Large Hadron Collider

Large Hadron Collider Discovers New Particle; The Pentaquark

Via CERN / LHCb Collaboration

The Large Hadron Collider has produced another cool piece of science, as scientists have announced the the discovery of something that had previously only existed in theory.

A new particle, called the pentaquark, was first predicted to exist in the 1960s. However, scientists were only recently able to actually detect the elusive new type of matter.

From the BBC:

In 1964, two physicists – Murray Gell Mann and George Zweig – independently proposed the existence of the subatomic particles known as quarks.

They theorised that key properties of the particles known as baryons and mesons were best explained if they were in turn made up of other constituent particles. Zweig coined the term “aces” for the three new hypothesised building blocks, but it was Gell-Mann’s name “quark” that stuck.

This model also allowed for other quark states, such as the pentaquark. This purely theoretical particle was composed of four quarks and an antiquark (the anti-matter equivalent of an ordinary quark).

So for those of us without degrees in quantum physics and the like, what does this exactly mean?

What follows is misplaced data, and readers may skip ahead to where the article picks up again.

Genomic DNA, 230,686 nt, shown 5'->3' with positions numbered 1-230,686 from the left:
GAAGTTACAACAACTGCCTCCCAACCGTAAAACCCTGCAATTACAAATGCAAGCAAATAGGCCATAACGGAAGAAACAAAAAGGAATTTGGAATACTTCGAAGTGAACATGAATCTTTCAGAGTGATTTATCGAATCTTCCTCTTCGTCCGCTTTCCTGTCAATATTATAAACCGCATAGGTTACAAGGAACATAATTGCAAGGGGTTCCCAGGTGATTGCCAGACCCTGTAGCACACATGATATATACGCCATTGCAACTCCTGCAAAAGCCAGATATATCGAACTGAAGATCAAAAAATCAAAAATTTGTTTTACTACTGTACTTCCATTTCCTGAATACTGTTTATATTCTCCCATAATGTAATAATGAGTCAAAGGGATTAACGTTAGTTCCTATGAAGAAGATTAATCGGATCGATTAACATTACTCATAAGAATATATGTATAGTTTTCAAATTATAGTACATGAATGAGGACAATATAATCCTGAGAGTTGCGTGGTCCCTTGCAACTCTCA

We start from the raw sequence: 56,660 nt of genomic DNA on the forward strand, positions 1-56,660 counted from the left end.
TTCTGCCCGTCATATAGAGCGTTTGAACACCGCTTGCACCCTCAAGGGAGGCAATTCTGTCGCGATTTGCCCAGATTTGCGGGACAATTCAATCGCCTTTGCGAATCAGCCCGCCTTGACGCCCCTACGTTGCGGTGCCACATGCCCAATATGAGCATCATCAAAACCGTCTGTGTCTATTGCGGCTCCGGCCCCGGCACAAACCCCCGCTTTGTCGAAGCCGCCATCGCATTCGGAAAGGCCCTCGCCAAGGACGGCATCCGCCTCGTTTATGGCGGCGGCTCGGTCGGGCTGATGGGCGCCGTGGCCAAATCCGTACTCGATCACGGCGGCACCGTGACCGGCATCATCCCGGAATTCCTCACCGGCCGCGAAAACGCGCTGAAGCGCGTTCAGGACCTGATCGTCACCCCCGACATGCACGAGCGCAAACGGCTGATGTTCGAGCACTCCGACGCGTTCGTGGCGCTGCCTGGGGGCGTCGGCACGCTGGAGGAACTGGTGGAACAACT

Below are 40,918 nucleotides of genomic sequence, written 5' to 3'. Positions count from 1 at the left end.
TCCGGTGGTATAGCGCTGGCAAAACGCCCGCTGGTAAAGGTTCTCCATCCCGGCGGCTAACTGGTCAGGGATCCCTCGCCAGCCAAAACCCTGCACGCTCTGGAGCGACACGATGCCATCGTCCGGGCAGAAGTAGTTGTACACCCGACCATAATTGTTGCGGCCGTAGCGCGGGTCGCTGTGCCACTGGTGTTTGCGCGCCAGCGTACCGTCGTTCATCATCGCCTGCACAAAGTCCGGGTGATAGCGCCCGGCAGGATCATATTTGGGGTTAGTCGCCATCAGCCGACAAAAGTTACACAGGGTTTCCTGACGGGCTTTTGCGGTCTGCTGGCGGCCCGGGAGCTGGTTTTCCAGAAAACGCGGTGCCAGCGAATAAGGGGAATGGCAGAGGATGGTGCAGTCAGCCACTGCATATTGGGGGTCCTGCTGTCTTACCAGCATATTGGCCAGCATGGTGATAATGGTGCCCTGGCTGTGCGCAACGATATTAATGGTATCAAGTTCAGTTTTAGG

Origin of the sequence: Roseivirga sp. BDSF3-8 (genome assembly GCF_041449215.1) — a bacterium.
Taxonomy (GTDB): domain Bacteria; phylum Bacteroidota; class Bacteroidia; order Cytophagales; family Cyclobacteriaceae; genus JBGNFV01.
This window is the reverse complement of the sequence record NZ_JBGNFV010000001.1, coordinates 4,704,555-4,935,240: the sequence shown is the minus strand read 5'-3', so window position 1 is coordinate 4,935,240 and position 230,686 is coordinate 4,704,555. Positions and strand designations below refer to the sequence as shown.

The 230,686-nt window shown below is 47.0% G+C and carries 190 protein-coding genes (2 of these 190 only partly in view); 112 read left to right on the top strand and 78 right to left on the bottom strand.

“The pentaquark is not just any new particle,” said┬áspokesperson Guy Wilkinson. “It represents a way to aggregate quarks, namely the fundamental constituents of ordinary protons and neutrons, in a pattern that has never been observed before in over fifty years of experimental searches…┬áStudying its properties may allow us to understand better how ordinary matter, the protons and neutrons from which we’re all made, is constituted.”

The Large Hardon Collider is the world’s largest and most powerful particle accelerator. It was originally fired up in September 2008, but has been down for the past two years to complete repairs and upgrades.

Wade Wilson

Wade Wilson

Wade Wilson has been writing for Goliath since 2015. By day, Wade Wilson discusses comics, movies, and video games and by night... he may or may not be Deadpool.